.The United States has declared that use of chemical weapons by Syria would cross a "red line" that could trigger intervention.

Pressed on the issue at his daily news briefing, Carney said the United States had not concluded that chemical weapons had been used and said it is difficult to determine when such weapons are used.

He said the United States remains concerned about reports that these weapons had been utilized and that Washington is skeptical of reports that the Syrian opposition had used them.

Obama has made clear that the use of chemical weapons or transmission of them to "non-state actors" is unacceptable.

U.S. Secretary of State John Kerry said earlier Tuesday that Israeli Prime Minister Benjamin Netanyahu, with whom he had spoken with by phone, could not confirm Brun's comments. 

"I don't know yet what the facts are, I don't think anyone knows what they are," Kerry told reporters in Brussels after an Israeli Military Intelligence official revealed the information at a conference of the Institute for National Security Studies.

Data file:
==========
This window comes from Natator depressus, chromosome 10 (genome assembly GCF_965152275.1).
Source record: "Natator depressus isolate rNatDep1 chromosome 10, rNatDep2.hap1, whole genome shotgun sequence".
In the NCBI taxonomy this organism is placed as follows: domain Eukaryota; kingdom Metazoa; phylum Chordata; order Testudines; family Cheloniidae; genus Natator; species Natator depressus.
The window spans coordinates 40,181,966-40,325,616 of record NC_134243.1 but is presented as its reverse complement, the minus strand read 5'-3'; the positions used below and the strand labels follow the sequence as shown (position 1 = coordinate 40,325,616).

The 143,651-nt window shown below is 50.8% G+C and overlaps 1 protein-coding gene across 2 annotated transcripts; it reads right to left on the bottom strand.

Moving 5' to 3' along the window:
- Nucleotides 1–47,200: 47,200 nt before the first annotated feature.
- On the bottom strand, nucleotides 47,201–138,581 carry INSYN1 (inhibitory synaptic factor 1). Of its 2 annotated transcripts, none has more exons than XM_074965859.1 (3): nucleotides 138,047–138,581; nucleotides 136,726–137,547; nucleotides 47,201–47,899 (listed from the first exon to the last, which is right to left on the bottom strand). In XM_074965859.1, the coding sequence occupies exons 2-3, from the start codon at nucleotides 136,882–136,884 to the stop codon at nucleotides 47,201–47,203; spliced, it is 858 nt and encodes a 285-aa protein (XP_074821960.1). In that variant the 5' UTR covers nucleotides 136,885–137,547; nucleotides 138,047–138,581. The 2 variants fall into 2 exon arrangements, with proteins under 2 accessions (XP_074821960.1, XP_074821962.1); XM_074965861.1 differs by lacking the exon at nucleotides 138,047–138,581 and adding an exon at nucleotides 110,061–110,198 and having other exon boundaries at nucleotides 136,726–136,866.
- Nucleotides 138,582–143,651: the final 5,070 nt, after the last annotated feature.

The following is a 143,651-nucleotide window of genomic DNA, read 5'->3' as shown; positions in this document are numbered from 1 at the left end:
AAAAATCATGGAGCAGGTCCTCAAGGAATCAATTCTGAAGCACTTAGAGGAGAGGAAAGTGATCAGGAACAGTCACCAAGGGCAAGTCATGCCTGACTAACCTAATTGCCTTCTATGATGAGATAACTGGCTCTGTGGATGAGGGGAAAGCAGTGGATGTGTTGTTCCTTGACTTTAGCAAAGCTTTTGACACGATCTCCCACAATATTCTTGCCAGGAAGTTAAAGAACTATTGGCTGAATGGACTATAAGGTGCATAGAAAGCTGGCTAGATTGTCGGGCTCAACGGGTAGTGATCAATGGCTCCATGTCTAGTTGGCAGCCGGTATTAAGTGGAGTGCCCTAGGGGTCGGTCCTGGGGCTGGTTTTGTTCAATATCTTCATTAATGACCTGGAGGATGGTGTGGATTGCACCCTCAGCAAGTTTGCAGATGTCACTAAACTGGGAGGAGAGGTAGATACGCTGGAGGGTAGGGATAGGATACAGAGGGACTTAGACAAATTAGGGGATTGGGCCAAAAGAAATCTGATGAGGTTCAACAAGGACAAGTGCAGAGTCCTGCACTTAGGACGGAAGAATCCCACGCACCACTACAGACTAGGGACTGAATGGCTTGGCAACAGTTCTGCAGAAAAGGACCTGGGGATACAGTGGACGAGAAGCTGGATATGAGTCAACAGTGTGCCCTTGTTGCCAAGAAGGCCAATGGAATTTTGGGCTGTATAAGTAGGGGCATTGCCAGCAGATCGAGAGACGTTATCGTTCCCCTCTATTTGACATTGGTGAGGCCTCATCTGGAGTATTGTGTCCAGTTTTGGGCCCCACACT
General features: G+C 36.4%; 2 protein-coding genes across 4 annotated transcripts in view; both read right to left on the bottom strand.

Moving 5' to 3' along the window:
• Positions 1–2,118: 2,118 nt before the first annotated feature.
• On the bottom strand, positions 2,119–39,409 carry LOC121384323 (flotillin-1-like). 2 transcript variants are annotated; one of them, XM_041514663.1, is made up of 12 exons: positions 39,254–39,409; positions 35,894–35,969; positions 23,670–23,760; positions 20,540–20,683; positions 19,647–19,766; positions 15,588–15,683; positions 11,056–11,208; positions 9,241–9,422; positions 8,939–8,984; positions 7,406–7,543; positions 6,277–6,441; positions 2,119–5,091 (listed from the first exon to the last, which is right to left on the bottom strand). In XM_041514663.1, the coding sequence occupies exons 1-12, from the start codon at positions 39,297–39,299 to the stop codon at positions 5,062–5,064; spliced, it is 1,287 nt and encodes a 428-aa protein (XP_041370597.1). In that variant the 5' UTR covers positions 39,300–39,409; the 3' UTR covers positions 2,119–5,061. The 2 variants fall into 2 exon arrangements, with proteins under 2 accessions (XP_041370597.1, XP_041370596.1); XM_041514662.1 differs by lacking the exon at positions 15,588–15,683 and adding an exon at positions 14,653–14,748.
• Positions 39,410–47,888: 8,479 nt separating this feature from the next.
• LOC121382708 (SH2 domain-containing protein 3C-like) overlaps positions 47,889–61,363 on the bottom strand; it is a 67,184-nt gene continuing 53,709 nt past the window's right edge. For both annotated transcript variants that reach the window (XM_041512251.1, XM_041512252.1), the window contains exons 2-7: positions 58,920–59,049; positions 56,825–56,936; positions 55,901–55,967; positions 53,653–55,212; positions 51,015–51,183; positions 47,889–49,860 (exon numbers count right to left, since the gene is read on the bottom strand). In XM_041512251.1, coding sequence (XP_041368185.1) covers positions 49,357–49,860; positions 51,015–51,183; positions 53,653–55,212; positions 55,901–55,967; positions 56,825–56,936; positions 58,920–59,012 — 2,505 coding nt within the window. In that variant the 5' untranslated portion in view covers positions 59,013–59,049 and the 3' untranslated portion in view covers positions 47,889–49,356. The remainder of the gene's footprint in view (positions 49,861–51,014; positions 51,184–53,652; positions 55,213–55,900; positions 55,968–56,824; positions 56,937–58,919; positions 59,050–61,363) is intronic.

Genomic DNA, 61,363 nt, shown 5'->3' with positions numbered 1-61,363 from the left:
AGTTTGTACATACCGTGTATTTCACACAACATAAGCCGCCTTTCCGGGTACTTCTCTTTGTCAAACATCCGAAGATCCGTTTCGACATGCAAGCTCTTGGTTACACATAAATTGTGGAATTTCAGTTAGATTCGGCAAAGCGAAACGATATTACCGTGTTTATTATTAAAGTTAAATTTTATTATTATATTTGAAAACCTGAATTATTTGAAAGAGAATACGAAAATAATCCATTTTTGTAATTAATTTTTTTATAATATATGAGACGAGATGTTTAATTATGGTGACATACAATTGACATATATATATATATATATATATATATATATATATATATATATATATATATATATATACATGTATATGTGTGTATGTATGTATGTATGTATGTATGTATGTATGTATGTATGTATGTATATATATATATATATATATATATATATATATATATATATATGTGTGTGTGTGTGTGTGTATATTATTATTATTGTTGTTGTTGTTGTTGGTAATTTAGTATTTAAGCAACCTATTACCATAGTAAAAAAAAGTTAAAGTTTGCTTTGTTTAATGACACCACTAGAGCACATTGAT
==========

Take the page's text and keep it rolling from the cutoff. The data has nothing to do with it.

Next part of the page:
"I think it's fair for me to say that [Prime Minister Benjamin Netanyahu] was not in a position to confirm that in the conversation that I had," Kerry said..

"The information I have at this point does not confirm it to me in a way that I would be comfortable commenting on it as fact," Kerry said, adding: "Obviously whatever allegations were made have to be thoroughly investigated."

Kerry also said that NATO needed to consider how practically prepared it was to "respond to protect its members from a Syrian threat, including any potential chemical weapons threat."

Washington has reiterated that the use of chemical weapons by the Assad regime would constitute an unequivocal red line, which if crossed is liable to spur American involvement in the crisis.